The Hybrid Assisted Limb (HAL) robotic suit has passed German safety tests, increasingly the chances of it being sold in other parts of Europe.
A robotic suit that is worn as an exoskeleton and can be used to help disabled people walk again has received an EC certificate from the German safety monitoring agency.
The approval means that the Robot Suit HAL, designed by Japanese robotics firm Cyberdene, has passed the required safety tests, paving the way for the suit to be sold in other parts of Europe, including the UK.
HAL, which stands for Hybrid Assisted Limb, responds to biosignals detected on the wearer’s skin that are sent to the muscles which in turn makes the robotic limbs move.
A robotic exoskeleton used to help disabled people walk has been approved for sale in Germany. This means the Japanese Robot Suit HAL, pictured, could soon be sold in other parts of Europe including the UK
Japanese robotics firm Cyberdyne’s CEO Yoshiyuki Sankai, pictured right, presents the medical Robot Suit HAL as demonstrated, left and far right, by a Cyberdyne employee. There are two types of HAL system. The HAL 3 system, pictured, is a leg-only device, while the full-body HAL 5 additionally works with arms and torsos
THE HAL-5 SPECIFICATIONS
Weight: Full Body Type approximately 23kg, Lower body approximately 15kg
Power: Charged battery (AC100V)
Continuous operating time: 2 hours 40 minutes
Motions: Daily activities including standing up from a chair, walking, climbing up and down stairs, holding and lifting heavy objects.
Cyberdyne and Tsukuba University began hospital trials of the HAL suit in 2012 in Japan.
By October 2012 HAL suits were being used by 130 different medical institutions across the country.
In February this year, the HAL system became the first powered exoskeleton to receive global safety certification and it has now received a EC Certificate of Conformity in Germany.
This means it has passed the German safety standards of the TUV Rhineland agency and is allowed to be sold in the country.
The exoskeleton was demonstrated during a press conference to celebrate the news at the company headquarters in Tsukuba, north-east of Tokyo, Ibaraki prefecture, Japan.
It has been designed to ‘support and expand the physical capabilities of its users, particularly people with physical disabilities.’
There are two types of HAL systems: HAL 3 provides leg function, while HAL 5 is a full-body exoskeleton for the arms, legs, and torso.
HAL 5 can help the wearer to lift and carry about five times as much weight as he or she could lift and carry unaided before.
Daily activities that the HAL system can help disabled people do include standing up from a chair, walking, climbing up and down stairs, pictured, and holding or lifting heavy objects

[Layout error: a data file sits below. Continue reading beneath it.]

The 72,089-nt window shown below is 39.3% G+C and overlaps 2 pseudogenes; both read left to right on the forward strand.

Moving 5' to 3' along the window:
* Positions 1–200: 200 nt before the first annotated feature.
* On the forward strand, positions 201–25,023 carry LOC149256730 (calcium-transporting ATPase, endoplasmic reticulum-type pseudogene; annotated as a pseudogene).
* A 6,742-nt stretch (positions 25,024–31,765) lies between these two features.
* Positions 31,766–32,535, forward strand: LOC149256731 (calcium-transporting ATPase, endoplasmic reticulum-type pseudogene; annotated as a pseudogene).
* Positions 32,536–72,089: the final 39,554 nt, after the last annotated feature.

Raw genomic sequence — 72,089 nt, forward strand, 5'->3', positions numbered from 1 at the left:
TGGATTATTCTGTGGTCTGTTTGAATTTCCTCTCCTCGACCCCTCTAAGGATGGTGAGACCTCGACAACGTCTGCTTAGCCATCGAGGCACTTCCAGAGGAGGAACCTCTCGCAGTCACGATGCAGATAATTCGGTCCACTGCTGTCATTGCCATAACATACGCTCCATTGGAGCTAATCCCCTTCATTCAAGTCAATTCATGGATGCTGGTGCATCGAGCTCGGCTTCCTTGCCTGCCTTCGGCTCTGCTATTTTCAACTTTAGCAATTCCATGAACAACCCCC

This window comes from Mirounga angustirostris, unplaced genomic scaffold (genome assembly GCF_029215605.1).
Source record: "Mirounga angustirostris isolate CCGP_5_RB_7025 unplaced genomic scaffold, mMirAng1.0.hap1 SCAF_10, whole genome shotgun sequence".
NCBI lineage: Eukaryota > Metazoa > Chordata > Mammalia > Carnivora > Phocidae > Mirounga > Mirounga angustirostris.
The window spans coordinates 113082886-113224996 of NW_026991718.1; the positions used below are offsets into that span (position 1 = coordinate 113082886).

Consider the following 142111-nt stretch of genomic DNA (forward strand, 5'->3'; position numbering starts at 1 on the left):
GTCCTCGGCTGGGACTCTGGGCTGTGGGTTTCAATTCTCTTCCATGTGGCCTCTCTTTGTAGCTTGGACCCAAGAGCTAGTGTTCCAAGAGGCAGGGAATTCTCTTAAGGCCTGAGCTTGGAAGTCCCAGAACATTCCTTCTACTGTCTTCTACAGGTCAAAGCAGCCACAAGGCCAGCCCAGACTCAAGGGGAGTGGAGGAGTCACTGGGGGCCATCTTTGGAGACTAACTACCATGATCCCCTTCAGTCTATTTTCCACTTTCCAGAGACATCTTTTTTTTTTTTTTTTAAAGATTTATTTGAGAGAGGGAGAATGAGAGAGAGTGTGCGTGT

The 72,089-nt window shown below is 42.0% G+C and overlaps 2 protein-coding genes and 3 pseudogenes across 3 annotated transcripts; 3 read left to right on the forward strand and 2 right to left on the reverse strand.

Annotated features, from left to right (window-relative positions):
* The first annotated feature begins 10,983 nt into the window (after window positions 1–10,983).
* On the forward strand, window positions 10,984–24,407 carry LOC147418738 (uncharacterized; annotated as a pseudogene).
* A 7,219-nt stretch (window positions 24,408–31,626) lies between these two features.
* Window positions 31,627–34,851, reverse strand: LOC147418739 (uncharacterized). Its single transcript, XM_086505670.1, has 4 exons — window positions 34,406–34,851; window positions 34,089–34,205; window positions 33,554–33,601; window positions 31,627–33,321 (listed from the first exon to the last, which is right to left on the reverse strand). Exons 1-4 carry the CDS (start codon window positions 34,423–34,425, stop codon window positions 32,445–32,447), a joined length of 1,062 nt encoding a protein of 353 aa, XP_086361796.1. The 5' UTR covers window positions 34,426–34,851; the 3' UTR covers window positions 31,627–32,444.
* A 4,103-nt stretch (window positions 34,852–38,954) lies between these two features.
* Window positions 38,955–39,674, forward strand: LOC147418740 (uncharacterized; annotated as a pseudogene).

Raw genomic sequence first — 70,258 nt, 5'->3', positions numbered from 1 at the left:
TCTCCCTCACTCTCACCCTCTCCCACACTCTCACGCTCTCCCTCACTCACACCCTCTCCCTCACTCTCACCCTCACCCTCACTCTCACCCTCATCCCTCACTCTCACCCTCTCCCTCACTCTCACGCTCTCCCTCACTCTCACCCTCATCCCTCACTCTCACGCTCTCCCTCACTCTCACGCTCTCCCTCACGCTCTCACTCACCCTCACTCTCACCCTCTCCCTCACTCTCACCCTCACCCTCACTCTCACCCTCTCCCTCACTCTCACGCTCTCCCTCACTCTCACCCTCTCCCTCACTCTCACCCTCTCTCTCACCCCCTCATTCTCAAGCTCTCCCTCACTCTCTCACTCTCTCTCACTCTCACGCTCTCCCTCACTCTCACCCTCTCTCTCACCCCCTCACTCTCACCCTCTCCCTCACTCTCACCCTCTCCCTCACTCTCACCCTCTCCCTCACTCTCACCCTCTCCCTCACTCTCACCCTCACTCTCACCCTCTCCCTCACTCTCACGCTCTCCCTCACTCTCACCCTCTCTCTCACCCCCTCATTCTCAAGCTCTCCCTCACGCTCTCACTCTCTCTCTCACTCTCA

A Cyberdyne employee demonstrates the medical Robot Suit HAL during a press event at the company headquarters in Tsukuba, north-east of Tokyo after the suit received an EC certificate from German safety monitoring agency TUV Rhineland
The HAL system detects biosignals on the surface of a wearer’s skin. Based on these signals HAL then moves the robotic joint in time with the wearer’s muscle movement
Robot Suit HAL is a ‘cyborg-type robot’ that can be used to replace limb function or expand and improve a person’s physical capability and wellbeing.
When a person attempts to move, nerve signals are sent from the brain to the muscles through motoneurons.
This moves the musculoskeletal system as a consequence.
Weak biosignals can be detected on the surface of the skin and HAL catches these signals through a sensor attached on the skin of the wearer.
Based on the signals obtained, the power unit is then controlled to move the joint in time with the wearer’s muscle movement.
Cyberdene calls this a ‘voluntary control system’ that interprets the wearer’s intention to move, using the biosignals, and registers these in advance of the actual movement.
HAL additionally comes with a ‘robotic autonomous control system’ that provides human-like movement based on a robotic system which works with the ‘autonomous control system’.
This has been designed to make the movements as natural as possible.
Cyberdene claims HAL is the world’s first cyborg-type robot controlled by this unique Hybrid System.
The company want the device to be used in various fields such as rehabilitation support and physical training support in medical field, Activities of Daily Living (ADL) support for disabled people, heavy labour support in factories and rescue support at disaster sites, as well as in the entertainment industry.